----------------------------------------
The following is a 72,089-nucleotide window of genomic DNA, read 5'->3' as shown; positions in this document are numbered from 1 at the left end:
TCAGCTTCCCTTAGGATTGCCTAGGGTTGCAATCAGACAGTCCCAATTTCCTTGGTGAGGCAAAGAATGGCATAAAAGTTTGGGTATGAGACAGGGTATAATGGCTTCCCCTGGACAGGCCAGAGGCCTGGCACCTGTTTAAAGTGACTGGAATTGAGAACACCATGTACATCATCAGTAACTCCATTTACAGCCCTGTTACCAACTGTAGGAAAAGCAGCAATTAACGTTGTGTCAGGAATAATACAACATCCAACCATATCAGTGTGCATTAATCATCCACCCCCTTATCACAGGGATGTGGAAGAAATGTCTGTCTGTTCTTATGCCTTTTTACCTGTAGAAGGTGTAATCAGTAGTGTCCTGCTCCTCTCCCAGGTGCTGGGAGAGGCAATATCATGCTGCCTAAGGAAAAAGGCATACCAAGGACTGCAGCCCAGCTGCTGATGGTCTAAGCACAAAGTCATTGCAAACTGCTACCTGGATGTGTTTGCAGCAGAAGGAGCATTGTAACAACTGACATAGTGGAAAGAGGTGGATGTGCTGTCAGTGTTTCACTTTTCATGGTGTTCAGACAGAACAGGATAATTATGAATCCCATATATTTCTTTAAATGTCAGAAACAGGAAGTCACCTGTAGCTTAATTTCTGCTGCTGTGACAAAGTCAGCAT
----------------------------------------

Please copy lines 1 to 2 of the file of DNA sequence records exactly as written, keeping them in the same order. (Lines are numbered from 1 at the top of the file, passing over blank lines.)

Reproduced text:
The following is a 72,089-nucleotide window of genomic DNA, read 5'->3' as shown; positions in this document are numbered from 1 at the left end:
TCAGCTTCCCTTAGGATTGCCTAGGGTTGCAATCAGACAGTCCCAATTTCCTTGGTGAGGCAAAGAATGGCATAAAAGTTTGGGTATGAGACAGGGTATAATGGCTTCCCCTGGACAGGCCAGAGGCCTGGCACCTGTTTAAAGTGACTGGAATTGAGAACACCATGTACATCATCAGTAACTCCATTTACAGCCCTGTTACCAACTGTAGGAAAAGCAGCAATTAACGTTGTGTCAGGAATAATACAACATCCAACCATATCAGTGTGCATTAATCATCCACCCCCTTATCACAGGGATGTGGAAGAAATGTCTGTCTGTTCTTATGCCTTTTTACCTGTAGAAGGTGTAATCAGTAGTGTCCTGCTCCTCTCCCAGGTGCTGGGAGAGGCAATATCATGCTGCCTAAGGAAAAAGGCATACCAAGGACTGCAGCCCAGCTGCTGATGGTCTAAGCACAAAGTCATTGCAAACTGCTACCTGGATGTGTTTGCAGCAGAAGGAGCATTGTAACAACTGACATAGTGGAAAGAGGTGGATGTGCTGTCAGTGTTTCACTTTTCATGGTGTTCAGACAGAACAGGATAATTATGAATCCCATATATTTCTTTAAATGTCAGAAACAGGAAGTCACCTGTAGCTTAATTTCTGCTGCTGTGACAAAGTCAGCAT